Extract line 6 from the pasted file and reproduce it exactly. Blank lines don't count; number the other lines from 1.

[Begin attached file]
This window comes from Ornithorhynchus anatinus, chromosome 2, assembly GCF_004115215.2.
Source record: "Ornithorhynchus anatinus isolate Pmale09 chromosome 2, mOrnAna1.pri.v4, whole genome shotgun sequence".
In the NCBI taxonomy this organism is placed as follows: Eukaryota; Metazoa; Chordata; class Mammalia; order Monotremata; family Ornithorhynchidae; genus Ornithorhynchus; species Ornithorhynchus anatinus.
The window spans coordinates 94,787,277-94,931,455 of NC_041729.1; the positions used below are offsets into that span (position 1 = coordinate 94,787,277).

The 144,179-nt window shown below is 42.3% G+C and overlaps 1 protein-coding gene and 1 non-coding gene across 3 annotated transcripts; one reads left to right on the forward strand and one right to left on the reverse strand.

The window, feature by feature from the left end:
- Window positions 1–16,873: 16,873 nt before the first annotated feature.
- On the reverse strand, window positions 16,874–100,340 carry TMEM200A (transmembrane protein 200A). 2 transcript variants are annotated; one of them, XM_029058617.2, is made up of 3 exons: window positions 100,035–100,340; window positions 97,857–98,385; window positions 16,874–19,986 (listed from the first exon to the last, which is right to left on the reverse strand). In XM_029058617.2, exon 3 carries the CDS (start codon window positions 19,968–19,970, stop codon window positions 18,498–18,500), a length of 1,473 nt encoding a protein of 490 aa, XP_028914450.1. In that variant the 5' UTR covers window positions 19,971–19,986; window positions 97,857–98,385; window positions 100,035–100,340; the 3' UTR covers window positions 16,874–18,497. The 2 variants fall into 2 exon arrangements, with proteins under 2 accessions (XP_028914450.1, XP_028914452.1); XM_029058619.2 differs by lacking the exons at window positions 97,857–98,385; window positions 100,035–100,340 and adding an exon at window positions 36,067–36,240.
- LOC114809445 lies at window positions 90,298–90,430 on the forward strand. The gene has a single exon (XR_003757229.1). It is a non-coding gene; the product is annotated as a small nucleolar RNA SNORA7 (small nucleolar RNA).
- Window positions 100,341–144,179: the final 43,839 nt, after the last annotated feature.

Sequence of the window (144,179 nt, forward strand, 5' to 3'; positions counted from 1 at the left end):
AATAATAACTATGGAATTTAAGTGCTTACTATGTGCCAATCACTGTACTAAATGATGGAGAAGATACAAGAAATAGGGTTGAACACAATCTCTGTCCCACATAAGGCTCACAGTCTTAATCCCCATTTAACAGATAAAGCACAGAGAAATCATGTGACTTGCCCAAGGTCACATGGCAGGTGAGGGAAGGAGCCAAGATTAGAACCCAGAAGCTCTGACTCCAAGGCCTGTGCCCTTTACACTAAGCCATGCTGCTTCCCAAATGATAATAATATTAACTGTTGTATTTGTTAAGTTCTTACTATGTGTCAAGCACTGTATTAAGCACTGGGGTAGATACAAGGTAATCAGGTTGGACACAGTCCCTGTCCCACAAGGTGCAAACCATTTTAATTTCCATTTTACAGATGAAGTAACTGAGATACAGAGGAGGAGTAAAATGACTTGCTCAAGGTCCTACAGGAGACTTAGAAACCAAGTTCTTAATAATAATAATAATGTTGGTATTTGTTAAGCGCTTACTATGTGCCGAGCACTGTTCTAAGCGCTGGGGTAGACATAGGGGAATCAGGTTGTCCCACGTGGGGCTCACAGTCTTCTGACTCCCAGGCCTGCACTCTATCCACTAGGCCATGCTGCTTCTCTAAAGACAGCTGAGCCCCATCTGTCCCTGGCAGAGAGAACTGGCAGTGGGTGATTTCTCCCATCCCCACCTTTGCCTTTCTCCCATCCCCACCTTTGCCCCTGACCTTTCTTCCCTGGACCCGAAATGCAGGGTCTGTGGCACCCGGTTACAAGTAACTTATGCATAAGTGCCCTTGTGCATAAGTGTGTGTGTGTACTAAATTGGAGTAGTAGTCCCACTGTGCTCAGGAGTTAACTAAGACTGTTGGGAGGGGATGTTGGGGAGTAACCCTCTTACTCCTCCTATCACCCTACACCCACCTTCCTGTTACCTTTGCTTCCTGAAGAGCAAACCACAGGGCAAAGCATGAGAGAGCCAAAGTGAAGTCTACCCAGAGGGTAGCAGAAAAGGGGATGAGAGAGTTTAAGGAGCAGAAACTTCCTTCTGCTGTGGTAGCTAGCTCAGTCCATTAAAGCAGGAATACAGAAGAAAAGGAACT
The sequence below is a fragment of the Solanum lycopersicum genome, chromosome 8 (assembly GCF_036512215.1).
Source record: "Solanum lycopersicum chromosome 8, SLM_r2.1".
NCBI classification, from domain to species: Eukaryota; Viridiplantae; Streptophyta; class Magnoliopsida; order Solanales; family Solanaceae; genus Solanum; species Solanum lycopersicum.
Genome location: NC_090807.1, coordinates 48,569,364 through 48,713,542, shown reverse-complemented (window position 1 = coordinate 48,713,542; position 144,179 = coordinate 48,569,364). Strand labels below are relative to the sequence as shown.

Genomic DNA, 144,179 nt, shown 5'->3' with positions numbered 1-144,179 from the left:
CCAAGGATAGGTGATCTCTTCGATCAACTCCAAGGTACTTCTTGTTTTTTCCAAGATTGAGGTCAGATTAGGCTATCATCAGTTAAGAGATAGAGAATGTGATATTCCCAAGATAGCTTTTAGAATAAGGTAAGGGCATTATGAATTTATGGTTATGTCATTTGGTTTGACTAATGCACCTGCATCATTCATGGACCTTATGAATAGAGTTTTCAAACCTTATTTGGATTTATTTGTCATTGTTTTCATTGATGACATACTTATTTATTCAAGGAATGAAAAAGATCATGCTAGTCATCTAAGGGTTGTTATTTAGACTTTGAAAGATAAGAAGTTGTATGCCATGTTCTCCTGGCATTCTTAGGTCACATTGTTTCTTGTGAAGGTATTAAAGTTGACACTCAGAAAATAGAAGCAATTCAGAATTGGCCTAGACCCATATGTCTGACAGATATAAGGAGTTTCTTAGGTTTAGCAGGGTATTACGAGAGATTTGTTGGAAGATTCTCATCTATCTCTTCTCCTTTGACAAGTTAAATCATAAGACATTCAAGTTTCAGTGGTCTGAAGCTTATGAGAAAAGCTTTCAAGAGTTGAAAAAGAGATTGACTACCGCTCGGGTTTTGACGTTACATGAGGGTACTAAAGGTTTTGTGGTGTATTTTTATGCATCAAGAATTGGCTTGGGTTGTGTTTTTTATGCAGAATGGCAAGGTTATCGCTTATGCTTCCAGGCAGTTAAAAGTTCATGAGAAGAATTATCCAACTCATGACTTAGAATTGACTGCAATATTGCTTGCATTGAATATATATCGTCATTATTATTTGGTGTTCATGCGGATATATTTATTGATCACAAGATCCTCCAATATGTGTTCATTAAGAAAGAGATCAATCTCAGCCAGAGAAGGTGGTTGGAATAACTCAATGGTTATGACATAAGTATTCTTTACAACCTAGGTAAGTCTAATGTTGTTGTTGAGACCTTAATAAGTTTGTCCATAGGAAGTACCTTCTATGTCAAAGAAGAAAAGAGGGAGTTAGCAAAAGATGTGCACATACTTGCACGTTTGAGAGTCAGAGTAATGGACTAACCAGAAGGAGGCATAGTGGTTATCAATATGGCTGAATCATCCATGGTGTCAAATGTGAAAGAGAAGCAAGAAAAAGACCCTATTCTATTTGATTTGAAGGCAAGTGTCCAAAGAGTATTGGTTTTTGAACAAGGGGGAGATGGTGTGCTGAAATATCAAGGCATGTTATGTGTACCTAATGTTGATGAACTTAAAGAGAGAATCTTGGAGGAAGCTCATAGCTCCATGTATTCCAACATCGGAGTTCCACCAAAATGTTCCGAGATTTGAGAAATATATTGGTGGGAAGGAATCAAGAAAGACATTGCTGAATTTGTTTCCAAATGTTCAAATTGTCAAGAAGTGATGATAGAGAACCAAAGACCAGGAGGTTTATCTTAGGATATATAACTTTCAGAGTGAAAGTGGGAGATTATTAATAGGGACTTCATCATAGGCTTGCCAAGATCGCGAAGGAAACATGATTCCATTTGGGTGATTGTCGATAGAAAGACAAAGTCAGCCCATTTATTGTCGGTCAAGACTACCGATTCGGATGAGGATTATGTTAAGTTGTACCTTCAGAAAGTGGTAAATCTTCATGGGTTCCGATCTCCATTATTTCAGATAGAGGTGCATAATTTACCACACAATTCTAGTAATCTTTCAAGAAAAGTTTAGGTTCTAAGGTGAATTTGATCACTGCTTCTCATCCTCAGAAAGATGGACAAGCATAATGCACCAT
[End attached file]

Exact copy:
The window, feature by feature from the left end: